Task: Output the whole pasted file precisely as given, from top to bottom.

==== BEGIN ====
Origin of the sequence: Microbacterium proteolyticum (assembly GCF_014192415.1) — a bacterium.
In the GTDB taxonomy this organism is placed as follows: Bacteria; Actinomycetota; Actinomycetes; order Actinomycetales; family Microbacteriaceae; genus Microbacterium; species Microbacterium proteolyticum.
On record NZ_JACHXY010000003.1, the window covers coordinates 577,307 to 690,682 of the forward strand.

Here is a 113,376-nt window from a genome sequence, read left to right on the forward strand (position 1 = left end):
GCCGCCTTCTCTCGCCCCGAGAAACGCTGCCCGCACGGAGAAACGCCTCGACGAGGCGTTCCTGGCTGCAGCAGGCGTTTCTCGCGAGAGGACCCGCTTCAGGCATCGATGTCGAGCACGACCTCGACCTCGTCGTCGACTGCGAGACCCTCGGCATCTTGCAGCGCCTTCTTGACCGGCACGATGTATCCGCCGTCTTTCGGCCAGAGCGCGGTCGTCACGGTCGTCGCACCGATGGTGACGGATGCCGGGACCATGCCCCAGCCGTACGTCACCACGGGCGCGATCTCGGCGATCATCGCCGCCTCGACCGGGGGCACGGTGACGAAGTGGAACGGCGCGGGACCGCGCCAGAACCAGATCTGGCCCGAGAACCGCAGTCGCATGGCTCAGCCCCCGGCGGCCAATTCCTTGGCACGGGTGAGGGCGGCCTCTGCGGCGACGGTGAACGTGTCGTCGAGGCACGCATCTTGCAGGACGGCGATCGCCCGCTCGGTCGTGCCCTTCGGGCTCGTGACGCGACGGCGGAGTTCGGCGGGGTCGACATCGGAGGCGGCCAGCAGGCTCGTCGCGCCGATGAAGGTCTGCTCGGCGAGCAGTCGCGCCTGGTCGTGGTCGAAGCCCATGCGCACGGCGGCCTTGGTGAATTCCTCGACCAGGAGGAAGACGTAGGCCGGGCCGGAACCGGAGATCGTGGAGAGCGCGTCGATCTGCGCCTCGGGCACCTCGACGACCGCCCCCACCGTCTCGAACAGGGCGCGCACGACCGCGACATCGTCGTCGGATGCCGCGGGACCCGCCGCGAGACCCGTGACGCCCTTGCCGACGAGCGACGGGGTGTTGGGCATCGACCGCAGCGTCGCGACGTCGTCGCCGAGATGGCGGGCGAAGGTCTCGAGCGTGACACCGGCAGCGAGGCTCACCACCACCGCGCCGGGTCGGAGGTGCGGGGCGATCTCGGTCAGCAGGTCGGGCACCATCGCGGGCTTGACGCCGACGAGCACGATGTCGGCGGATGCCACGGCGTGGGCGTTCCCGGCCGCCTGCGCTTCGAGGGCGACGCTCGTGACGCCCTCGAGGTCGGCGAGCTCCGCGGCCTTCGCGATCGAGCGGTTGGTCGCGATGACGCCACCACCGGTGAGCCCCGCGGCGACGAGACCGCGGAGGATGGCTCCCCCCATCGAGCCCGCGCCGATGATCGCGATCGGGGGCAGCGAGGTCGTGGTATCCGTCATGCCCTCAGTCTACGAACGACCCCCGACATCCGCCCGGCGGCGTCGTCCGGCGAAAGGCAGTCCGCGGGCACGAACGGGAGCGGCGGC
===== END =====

Origin of the sequence: Microbacterium proteolyticum (assembly GCF_014192415.1) — a bacterium.
In the GTDB taxonomy this organism is placed as follows: Bacteria; Actinomycetota; Actinomycetes; order Actinomycetales; family Microbacteriaceae; genus Microbacterium; species Microbacterium proteolyticum.
On record NZ_JACHXY010000003.1, the window covers coordinates 577,307 to 690,682 of the forward strand.

Here is a 113,376-nt window from a genome sequence, read left to right on the forward strand (position 1 = left end):
GCCGCCTTCTCTCGCCCCGAGAAACGCTGCCCGCACGGAGAAACGCCTCGACGAGGCGTTCCTGGCTGCAGCAGGCGTTTCTCGCGAGAGGACCCGCTTCAGGCATCGATGTCGAGCACGACCTCGACCTCGTCGTCGACTGCGAGACCCTCGGCATCTTGCAGCGCCTTCTTGACCGGCACGATGTATCCGCCGTCTTTCGGCCAGAGCGCGGTCGTCACGGTCGTCGCACCGATGGTGACGGATGCCGGGACCATGCCCCAGCCGTACGTCACCACGGGCGCGATCTCGGCGATCATCGCCGCCTCGACCGGGGGCACGGTGACGAAGTGGAACGGCGCGGGACCGCGCCAGAACCAGATCTGGCCCGAGAACCGCAGTCGCATGGCTCAGCCCCCGGCGGCCAATTCCTTGGCACGGGTGAGGGCGGCCTCTGCGGCGACGGTGAACGTGTCGTCGAGGCACGCATCTTGCAGGACGGCGATCGCCCGCTCGGTCGTGCCCTTCGGGCTCGTGACGCGACGGCGGAGTTCGGCGGGGTCGACATCGGAGGCGGCCAGCAGGCTCGTCGCGCCGATGAAGGTCTGCTCGGCGAGCAGTCGCGCCTGGTCGTGGTCGAAGCCCATGCGCACGGCGGCCTTGGTGAATTCCTCGACCAGGAGGAAGACGTAGGCCGGGCCGGAACCGGAGATCGTGGAGAGCGCGTCGATCTGCGCCTCGGGCACCTCGACGACCGCCCCCACCGTCTCGAACAGGGCGCGCACGACCGCGACATCGTCGTCGGATGCCGCGGGACCCGCCGCGAGACCCGTGACGCCCTTGCCGACGAGCGACGGGGTGTTGGGCATCGACCGCAGCGTCGCGACGTCGTCGCCGAGATGGCGGGCGAAGGTCTCGAGCGTGACACCGGCAGCGAGGCTCACCACCACCGCGCCGGGTCGGAGGTGCGGGGCGATCTCGGTCAGCAGGTCGGGCACCATCGCGGGCTTGACGCCGACGAGCACGATGTCGGCGGATGCCACGGCGTGGGCGTTCCCGGCCGCCTGCGCTTCGAGGGCGACGCTCGTGACGCCCTCGAGGTCGGCGAGCTCCGCGGCCTTCGCGATCGAGCGGTTGGTCGCGATGACGCCACCACCGGTGAGCCCCGCGGCGACGAGACCGCGGAGGATGGCTCCCCCCATCGAGCCCGCGCCGATGATCGCGATCGGGGGCAGCGAGGTCGTGGTATCCGTCATGCCCTCAGTCTACGAACGACCCCCGACATCCGCCCGGCGGCGTCGTCCGGCGAAAGGCAGTCCGCGGGCACGAACGGGAGCGGCGGC